According to another aspect of the present invention, an ink jet ink cartridge is provided comprising an outlet port, a shell, and a wick positioned along the internal periphery of the shell and substantially surrounding a foam free internal region, the wick being configured such that ink flows to the outlet port irrespective of an orientation of the ink jet cartridge. Preferably, the wick has capillary action such that ink is supplied to a feed to allow printing.

BRIEF DESCRIPTION OF THE DRAWINGS

The foregoing advantages and features of the invention will become apparent upon reference to the following detailed description and the accompanying drawings, of which:

FIG. 1 is an elevational block diagram of an exemplary ink jet printer according to the present invention.

FIG. 2 is a sectional block diagram of a first embodiment of an ink jet cartridge according to the present invention.

FIG. 3 is a block diagram of a second embodiment of an ink jet cartridge according to the present invention.

FIG. 4 is a block diagram of a third embodiment of an ink jet cartridge according to the present invention.

FIG. 5 is a block diagram of a fourth embodiment of an ink jet cartridge according to the present invention.

DETAILED DESCRIPTION OF SPECIFIC EMBODIMENTS

Reference will now be made in detail to presently preferred embodiments of the invention. Wherever possible, the same reference numbers will be used throughout the drawings to refer to the same or like parts.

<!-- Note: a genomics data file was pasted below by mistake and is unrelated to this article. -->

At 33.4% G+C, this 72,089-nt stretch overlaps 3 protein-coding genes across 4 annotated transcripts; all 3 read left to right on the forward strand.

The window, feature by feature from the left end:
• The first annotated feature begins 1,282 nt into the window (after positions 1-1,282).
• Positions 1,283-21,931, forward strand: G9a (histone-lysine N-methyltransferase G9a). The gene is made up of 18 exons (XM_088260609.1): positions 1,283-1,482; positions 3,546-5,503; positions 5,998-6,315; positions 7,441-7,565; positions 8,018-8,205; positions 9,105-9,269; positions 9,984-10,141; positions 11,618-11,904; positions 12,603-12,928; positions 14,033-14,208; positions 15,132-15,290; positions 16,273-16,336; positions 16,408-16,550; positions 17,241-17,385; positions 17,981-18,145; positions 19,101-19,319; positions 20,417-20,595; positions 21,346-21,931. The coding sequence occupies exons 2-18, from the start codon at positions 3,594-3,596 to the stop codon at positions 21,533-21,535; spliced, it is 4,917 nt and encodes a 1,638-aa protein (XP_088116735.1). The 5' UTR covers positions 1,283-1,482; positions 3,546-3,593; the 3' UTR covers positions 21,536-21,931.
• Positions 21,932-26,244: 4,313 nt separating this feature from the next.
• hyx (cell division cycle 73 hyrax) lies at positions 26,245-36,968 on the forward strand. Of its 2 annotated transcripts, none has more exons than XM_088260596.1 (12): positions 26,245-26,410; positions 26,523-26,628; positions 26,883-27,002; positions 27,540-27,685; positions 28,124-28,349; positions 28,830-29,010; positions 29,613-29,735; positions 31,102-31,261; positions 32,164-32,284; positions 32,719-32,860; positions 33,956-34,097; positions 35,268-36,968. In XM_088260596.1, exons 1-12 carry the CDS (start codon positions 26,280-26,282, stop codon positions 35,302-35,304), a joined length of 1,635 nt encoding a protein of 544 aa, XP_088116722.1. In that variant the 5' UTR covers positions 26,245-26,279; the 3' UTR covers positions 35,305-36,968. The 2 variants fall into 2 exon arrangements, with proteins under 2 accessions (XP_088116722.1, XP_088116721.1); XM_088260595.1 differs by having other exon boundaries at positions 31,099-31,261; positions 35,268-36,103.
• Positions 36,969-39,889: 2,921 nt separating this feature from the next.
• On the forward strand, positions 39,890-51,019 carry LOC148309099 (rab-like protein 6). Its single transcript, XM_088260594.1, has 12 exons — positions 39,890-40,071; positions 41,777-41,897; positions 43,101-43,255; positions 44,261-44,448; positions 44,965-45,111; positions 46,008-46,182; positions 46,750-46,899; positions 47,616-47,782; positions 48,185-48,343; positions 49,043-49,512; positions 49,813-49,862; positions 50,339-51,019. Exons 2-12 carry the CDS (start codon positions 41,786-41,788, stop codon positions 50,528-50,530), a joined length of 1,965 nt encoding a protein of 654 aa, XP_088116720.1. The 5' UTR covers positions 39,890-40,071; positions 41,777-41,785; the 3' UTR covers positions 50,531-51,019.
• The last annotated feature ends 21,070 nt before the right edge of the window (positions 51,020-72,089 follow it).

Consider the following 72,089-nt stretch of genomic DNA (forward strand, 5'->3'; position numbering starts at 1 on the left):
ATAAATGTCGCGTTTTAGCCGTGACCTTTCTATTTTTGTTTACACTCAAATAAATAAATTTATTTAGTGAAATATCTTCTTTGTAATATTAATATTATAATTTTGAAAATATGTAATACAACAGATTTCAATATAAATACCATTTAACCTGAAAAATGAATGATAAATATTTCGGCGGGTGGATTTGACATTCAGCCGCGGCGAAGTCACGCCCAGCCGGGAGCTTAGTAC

A general elevational view of an exemplary ink jet printer 13 having a printing assembly 10 is shown by the block diagram of FIG. 1. The printing assembly 10 moves back and forth along shafts 51 relative to the sheet 17 to print characters 14 across the sheet 17. The printing assembly 10 comprises a printhead 12 and an ink jet cartridge 21. The present invention is directed at improvements in the printing assembly 10, specifically the ink jet cartridge 21 and printhead 12. As would be readily apparent to one skilled in the art, many other ink jet printer configurations may be used in combination with the present invention, such as an ink jet printer having a combined printhead/ink jet cartridge.

A first embodiment of an ink jet cartridge according to the present invention is shown by the block diagram of FIG. 2. According to this first embodiment, the ink jet cartridge comprises a shell 110 having a port 160, a filter 120, and a wick 150 positioned within the shell 110. Preferably, the ink jet cartridge further comprises a feed 140 for supplying ink to a printhead 130.